Chris Sharma's Best Climbing Clips of 2016

Handpicked highlights from the legend's personal YouTube channel.
Chris Sharma free climbing in Pamplona, Spain © Red Bull Content Pool
By Mike Cianciulli

It’s safe to say sport climbing might not be where it is today without people like Chris Sharma. A native to Santa Cruz, California, Sharma now calls the rugged Spanish coastline of Mallorca home. To list all his accolades and first ascents would take ages, so we chose to hone in on his most personable venture of date — his newly minted YouTube channel.

Sharma has been in front of the lens for over two decades starring in ground-breaking climbing films. But last January, he began releasing more regular, bite-sized videos that spotlight his current exploits. caught up with Sharma in Mallorca to get the backstory on his new online cinematic venture. When did you realize your climbing career needed a video element to it?

Chris Sharma: I’ve been making climbing films for over 20 years, working with bigger productions on cult classics like "King Lines," "Pilgrimage" and "Rampage." I feel like they’ve been revolutionary for climbing and also getting my message out.

But as media has evolved, making DVDs isn’t really the same anymore. So we saw an opportunity to start a [YouTube] channel and have direct links to give people a bit of a behind-the-scenes look into my world. I’m still working on larger productions, but this is a way of getting fresh content out on a regular basis.

Does video help you with your technique or previewing routes?

We’re always filming and we always look at the footage each night. There’s moments where I’m like, "Oh, I didn’t do this right or that right." But I wouldn’t say I film myself to analyze the footage though. Climbing is like a performance art. We’re finding these beautiful places out in nature and get to create an amazing interaction between nature and ourselves. So the art is being able to capture these moments and transmit them to the rest of the world.

How did it evolve into a full-blown YouTube channel?

It was something I’d been thinking about for a while. My principle filmer Ricardo Giancola — he’s my neighbor and we go climbing all the time together. Sometimes, it will be like two in the afternoon and I want to go climbing so we just grab the camera and go. So much of the stuff I do is spontaneous and we’re capturing real life moments. We have the flexibility to film these and get it out there in a quick way.

Explain your role (besides climbing) in your overall video production.

I’ve been in front of the camera as a professional climber for a long time. So I do have an eye for the right angles and how to shoot things. If you’re only working with one camera person, I help them with multiple angles and rigging. Oftentimes, it’s like I’m producing the episodes myself, along with the help of my team.

What are your favorite videos on your channel?

I really like all of these fun moments we’re having. And it’s not like we’re making some crazy production. We’re getting out core footage in a timely way. I real like the first video we launched — "Catalan Witness the Fitness." And also "Mallorcan Dreams" and "Mont Rebei Project 1."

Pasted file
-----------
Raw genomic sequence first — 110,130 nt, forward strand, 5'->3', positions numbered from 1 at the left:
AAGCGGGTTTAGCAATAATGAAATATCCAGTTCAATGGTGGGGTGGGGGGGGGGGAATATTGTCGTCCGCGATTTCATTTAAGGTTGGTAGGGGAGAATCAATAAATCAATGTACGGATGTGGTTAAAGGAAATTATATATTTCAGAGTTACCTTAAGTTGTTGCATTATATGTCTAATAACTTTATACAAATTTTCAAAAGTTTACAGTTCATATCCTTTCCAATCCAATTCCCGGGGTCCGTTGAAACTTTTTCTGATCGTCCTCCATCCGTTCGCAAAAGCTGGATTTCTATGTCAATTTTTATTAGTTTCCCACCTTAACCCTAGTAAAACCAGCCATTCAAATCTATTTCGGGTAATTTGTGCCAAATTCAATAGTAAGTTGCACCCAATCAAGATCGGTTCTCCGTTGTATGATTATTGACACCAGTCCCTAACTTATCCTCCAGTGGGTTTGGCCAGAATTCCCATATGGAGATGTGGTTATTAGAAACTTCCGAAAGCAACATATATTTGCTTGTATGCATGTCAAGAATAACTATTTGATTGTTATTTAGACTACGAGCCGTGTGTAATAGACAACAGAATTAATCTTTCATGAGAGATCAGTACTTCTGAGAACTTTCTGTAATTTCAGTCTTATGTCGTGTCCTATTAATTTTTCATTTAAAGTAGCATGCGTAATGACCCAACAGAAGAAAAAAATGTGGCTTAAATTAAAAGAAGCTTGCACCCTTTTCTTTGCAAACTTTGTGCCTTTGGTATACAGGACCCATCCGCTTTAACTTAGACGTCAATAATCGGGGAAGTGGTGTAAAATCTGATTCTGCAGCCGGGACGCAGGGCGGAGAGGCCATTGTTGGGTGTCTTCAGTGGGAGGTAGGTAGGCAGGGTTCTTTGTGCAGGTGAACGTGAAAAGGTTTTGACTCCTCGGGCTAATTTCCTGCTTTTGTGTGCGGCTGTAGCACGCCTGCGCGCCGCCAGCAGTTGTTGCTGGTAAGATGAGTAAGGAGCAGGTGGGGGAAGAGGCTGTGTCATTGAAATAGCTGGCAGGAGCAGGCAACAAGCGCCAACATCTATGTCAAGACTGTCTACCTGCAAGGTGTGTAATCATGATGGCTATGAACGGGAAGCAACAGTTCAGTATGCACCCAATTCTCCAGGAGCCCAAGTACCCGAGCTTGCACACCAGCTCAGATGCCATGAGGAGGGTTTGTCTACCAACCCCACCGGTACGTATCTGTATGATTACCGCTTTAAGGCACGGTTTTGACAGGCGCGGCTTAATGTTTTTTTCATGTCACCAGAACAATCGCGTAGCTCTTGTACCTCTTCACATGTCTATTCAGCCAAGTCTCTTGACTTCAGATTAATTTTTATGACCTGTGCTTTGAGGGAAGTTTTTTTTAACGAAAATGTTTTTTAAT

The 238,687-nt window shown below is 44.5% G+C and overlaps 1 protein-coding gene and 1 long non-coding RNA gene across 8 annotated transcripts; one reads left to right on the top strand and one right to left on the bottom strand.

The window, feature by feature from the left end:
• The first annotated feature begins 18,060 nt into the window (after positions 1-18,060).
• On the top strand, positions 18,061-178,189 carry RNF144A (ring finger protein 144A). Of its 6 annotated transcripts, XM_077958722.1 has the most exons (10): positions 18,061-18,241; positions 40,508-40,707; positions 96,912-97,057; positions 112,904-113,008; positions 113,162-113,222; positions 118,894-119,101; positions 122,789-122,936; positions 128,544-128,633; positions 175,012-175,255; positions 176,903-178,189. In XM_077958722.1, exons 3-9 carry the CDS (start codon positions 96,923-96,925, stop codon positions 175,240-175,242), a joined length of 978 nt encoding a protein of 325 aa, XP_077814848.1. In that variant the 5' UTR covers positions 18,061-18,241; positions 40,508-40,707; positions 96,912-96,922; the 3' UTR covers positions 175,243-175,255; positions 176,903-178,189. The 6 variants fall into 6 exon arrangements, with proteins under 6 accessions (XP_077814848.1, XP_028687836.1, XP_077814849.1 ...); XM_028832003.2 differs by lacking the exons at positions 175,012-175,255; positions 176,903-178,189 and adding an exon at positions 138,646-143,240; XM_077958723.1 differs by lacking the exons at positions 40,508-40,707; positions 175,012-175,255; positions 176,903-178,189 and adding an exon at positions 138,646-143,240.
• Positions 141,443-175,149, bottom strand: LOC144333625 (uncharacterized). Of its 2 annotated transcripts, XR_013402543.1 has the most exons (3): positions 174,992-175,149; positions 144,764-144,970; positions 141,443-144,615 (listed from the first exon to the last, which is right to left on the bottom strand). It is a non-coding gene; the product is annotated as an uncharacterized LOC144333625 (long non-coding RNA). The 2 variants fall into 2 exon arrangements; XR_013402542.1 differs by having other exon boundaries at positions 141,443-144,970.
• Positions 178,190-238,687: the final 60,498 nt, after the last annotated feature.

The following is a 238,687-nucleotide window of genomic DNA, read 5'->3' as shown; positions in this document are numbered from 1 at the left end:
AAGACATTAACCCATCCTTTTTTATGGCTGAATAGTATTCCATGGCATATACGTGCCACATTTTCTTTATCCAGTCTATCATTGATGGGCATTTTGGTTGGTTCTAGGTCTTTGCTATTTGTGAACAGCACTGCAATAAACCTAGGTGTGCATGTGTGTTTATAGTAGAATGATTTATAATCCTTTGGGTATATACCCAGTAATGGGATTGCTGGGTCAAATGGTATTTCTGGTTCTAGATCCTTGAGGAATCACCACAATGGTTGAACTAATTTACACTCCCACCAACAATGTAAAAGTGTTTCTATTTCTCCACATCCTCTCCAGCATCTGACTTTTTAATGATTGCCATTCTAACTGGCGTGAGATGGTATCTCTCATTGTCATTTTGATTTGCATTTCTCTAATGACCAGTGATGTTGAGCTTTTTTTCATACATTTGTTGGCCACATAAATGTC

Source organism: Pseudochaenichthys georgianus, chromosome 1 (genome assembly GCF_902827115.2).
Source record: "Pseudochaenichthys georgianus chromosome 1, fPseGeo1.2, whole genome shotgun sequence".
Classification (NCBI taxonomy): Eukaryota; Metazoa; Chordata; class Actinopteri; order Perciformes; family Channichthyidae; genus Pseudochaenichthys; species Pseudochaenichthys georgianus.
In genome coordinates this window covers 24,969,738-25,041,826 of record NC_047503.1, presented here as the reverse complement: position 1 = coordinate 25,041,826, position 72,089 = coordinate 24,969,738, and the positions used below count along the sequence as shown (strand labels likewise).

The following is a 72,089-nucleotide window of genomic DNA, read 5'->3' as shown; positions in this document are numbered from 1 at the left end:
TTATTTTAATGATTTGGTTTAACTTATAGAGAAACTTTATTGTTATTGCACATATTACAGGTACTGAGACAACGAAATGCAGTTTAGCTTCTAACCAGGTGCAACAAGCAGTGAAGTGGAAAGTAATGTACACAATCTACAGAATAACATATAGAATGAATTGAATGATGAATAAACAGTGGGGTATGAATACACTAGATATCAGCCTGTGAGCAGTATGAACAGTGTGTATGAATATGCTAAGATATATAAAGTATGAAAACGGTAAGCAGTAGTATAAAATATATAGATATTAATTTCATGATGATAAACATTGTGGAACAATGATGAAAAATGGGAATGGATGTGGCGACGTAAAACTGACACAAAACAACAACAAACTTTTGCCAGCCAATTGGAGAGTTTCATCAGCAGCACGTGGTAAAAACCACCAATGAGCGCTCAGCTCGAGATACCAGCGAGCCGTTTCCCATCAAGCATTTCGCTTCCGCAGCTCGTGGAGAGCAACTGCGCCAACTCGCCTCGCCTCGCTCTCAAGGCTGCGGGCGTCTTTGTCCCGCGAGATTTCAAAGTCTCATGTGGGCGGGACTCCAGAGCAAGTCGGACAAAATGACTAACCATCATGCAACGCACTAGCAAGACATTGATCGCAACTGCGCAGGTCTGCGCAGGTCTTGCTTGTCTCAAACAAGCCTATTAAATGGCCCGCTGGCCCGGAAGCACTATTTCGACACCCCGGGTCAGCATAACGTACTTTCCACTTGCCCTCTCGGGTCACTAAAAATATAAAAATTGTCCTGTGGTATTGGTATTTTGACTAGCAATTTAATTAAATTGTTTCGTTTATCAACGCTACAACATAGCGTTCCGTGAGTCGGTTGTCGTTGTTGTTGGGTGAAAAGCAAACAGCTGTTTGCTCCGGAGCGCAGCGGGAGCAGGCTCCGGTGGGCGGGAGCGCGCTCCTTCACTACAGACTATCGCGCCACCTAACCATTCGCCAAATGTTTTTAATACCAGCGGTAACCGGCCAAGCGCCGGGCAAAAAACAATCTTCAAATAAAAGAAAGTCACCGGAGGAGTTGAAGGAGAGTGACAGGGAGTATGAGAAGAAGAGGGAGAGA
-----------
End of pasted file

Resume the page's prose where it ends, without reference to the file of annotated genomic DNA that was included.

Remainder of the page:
Who does most of the filming? They obviously have to be competent climbers as well?

Ricardo Giancola, Brett Lowell and a few other people. The idea is to create a cool platform to not only show what I’m up to but who I’m hanging out with — guys like Kleman Becan, or when Dave Graham and Danny Woods come to town. There’s so much stuff going on here in Spain, we’re constantly filming and releasing footage on a consistent basis.

So our filmers have to be able to go up the rope and come down from the top; they need access skills and climbing skills. Shooting a climbing video is very complicated. You always have to get into tricky positions and it’s not always easy.

Climbing legend Chris Sharma © Red Bull Content Pool

When you're planning a new route, how do you take into consideration your filmer and where he's going to be positioned?

We discuss the good angles and where the spectacular sections of a route are. Usually you want to get a top-down shot from the above angle and a fixed wide angle with a tripod. Then there’s close-ups and all the other shots. But the filmers definitely need to know the ropes. [Laughs.]

Sometimes getting the filmer in position for a shot can be a little stressful. There’s been times when I’m climbing between his legs. Especially when I’m going for a send and need to focus. But then, we try and get the cameras set beforehand so I can just climb.

What's the sketchiest situation you or your team have ever been in while filming on a climb?

In Mallorca, we’re dealing with plenty of elements. We’re climbing without a rope, over water and the waves and wind can be really strong. In climbing, you’re always going to take some risk, but for me it’s all about calculated risks and I try to be pretty safe.

What's next on your climbing/video schedule?

We’re psyched to get back on the Mont Rebei project. It’s the 750-foot wall we’ve been working on. It will be one of the most difficult free climbs in the world. I’m also looking forward to heading back to the U.S. and climbing around some of my home areas in California. Whatever comes of that, we’ll definitely throw it up on the YouTube channel.

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